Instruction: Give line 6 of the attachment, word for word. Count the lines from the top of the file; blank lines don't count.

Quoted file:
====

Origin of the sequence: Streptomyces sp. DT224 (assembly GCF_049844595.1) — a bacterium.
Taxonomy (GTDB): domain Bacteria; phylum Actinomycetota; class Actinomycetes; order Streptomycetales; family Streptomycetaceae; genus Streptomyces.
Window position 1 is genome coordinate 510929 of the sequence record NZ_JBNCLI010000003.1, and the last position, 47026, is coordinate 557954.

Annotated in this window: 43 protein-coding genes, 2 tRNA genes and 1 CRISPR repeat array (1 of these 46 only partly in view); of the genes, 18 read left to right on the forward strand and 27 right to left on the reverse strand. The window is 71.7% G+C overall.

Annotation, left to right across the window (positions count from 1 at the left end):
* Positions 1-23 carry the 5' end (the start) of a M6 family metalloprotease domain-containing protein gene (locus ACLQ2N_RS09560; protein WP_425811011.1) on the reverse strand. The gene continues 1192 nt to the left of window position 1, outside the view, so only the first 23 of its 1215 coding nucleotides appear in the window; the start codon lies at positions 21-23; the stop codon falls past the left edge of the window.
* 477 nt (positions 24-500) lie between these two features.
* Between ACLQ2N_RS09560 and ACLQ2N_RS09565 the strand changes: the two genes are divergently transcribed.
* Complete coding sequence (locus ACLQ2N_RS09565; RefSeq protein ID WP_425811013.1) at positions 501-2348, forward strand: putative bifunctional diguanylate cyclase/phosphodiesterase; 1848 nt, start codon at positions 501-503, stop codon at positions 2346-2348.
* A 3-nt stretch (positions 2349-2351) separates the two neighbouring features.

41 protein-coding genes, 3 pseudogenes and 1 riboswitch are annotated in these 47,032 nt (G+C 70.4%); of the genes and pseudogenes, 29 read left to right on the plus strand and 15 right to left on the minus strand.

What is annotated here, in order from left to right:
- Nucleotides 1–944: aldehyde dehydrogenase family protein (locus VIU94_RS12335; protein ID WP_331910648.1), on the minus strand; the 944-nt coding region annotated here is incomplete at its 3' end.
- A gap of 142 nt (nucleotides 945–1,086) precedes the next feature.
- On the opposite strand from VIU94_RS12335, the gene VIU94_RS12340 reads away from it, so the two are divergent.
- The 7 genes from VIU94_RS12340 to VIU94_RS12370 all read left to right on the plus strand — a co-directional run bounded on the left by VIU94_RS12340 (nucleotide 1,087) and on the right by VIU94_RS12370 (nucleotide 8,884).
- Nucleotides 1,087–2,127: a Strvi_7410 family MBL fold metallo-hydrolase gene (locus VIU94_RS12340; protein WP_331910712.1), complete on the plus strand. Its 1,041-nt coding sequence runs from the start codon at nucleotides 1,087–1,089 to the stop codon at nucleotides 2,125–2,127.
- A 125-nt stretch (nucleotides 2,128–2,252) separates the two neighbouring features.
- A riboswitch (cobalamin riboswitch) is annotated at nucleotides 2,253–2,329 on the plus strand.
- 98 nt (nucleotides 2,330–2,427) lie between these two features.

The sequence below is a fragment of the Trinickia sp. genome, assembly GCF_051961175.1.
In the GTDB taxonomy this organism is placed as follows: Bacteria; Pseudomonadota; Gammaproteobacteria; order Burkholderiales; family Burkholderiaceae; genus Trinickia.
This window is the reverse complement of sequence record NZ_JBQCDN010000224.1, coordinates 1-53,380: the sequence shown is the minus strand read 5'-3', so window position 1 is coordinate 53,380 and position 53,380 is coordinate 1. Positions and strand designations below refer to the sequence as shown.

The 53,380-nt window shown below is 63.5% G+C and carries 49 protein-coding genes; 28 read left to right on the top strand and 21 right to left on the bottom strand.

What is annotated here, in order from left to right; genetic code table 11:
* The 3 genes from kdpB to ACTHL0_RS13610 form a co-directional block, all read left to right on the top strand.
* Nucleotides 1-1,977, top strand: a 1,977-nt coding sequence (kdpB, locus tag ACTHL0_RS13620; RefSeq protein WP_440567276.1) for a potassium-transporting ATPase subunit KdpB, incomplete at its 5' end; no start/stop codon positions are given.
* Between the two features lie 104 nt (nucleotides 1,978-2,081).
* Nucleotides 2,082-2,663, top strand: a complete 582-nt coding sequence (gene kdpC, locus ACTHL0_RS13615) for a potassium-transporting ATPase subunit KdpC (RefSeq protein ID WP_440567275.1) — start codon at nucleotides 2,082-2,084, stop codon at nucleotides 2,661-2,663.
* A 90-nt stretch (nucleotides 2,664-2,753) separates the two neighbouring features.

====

* Positions 1-23 carry the 5' end (the start) of a M6 family metalloprotease domain-containing protein gene (locus ACLQ2N_RS09560; protein WP_425811011.1) on the reverse strand. The gene continues 1192 nt to the left of window position 1, outside the view, so only the first 23 of its 1215 coding nucleotides appear in the window; the start codon lies at positions 21-23; the stop codon falls past the left edge of the window.